" Emile, we have a problem, your son is committing a treason, he has joined our enemies, this is an act of treachery and it is intolerable. I will advise you to prepare a confession, disowning and renouncing your son in public. That is the only way we can save our dignity ".
" My son, Mr. Fourrier, deserves the highest merit and dignity himself. Don't you ever dare to address me with such a conduct. As a matter of fact you can go to hell. Get out of my office right now ".
And he collapses. The loud dispute gets heard all over the offices. Several of the office workers assemble near the door, while Mr. Fourrier, opens the door and says…
" Call an ambulance, please, I think we have a sick man…"
By the time the ambulance arrived and took Emile to the nearest hospital, he never regained consciousness.
Christine arrived at the hospital, when it was all over.
She was lost. She sat next to Emile's body, crying. She was told about the aggressive moral assault by Mr. Fourrier. That was no of importance for Madeleine; she had lost her husband of twenty-two years.
The nurses came and told her the body would be removed to the morgue.
She asked the nurse to telephone her son at home and announce the tragic news, and to meet her at the hospital.
Mother and son greeted each other in a heart-breaking scene.
All the members of " Les Pages Française ", decided to take them home. The only place, where mother and son could grieve their loss.
They were to organise the funeral arrangements. The last departing ceremony was in two days.
More than five hundred mourners were packed in the small chapel, inside the Père Lachaise Cemetery.
Christine and Victor seemed collected inside themselves. The mood of the entire mourners also seemed very sombre.
The death of Emile Georgiou was totally unexpected.
There were several eulogies, among which Victor's was the most distressing.
" Farewell Father. I remember you when I was five years old, when you gave me so much love. I remember you when I was ten years old, when you fell asleep next to me, while helping me with my studies. I remember you just a few days ago, when you instructed me to always tell the truth, under any circumstances. Farewell father. I will always remember you, for you honesty, and your integrity. You were dear to everyone and everyone was dear to you. Farewell father. Your legacy will live as long as will live. Farewell. "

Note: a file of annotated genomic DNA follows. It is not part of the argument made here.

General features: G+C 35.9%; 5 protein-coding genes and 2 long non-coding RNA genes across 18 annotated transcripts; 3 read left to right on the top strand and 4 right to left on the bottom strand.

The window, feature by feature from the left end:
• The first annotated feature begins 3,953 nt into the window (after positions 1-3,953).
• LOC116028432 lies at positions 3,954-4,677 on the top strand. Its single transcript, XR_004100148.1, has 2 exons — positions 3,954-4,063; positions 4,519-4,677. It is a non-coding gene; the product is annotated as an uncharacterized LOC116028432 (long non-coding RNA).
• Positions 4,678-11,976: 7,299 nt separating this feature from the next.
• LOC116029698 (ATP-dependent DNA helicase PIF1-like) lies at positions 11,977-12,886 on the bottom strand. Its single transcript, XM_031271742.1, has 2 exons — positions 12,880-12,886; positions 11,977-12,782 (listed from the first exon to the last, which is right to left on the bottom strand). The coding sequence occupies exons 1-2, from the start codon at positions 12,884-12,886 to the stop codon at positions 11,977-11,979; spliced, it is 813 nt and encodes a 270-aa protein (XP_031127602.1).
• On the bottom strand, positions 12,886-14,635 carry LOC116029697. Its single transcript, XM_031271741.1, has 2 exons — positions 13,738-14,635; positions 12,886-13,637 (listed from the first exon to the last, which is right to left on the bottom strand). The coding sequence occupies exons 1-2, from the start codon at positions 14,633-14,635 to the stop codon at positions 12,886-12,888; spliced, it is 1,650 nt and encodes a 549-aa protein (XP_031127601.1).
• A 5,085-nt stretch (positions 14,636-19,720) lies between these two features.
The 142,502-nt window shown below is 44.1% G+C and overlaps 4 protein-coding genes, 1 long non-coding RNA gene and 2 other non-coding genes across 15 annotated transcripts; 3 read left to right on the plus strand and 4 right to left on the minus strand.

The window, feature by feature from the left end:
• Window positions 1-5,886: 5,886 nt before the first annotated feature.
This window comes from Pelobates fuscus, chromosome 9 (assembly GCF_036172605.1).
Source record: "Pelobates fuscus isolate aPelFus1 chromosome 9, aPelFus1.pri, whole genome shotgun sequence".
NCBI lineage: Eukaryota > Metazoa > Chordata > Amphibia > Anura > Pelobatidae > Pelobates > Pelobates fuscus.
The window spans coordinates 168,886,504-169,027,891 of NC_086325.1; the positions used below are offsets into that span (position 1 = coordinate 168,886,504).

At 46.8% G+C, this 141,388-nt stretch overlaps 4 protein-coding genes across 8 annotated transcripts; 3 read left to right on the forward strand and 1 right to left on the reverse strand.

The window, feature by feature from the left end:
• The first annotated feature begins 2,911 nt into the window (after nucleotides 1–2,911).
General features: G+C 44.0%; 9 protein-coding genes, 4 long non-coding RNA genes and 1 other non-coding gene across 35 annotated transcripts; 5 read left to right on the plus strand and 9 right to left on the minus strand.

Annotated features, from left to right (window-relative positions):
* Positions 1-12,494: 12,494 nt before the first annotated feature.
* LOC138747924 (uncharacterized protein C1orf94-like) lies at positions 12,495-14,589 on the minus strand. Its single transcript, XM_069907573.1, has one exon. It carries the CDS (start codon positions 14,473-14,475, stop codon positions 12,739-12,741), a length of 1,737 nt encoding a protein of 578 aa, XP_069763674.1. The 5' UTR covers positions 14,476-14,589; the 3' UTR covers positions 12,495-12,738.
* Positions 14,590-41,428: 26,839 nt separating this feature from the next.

He finished his eulogy with an uncontrollable sobbing, and then he sat between his mother and Maman, who hugged him, and cried quietly.
After the burial, members of the newspaper, who had prepared several dishes, escorted them to Maman's house, where they spent the rest of the day comforting each other, and tried to have a feed.
Victor was shocked and angered, when he heard the way his father had collapsed and died.
Just when he wanted to return all the love and affection his father had bestowed upon him, he was gone forever. It was just not fair.
He was a catalyst, in assisting Vladimir in his search for his father, who was on Russian soil.
He was a catalyst, in assisting Madeleine and Vincent to return to their homeland.
He had succumbed to a nervous breakdown, which was the result of those factors.
He was deprived at receiving his diploma.
And now he had lost his father in an unjust circumstance.
It was just not fair.
A house in mourning, Christine a widow and Victor an orphan. Indescribable atmosphere.
And life should go on.
Victor's conviction had received a slap on its face. He had been discharged of emotions.
Christine appeared more reasonable. Her maturity was a saviour's weapon. She had gone through Emile's two heart attacks and that had prepared her for the inevitable. It was time for her to give strength and hope to her son.
A week was enough to shake her grief away. She was not going to let the " Heir ", as they called Victor, with fondness, to be knocked down. So she decide to have long conversation with her son.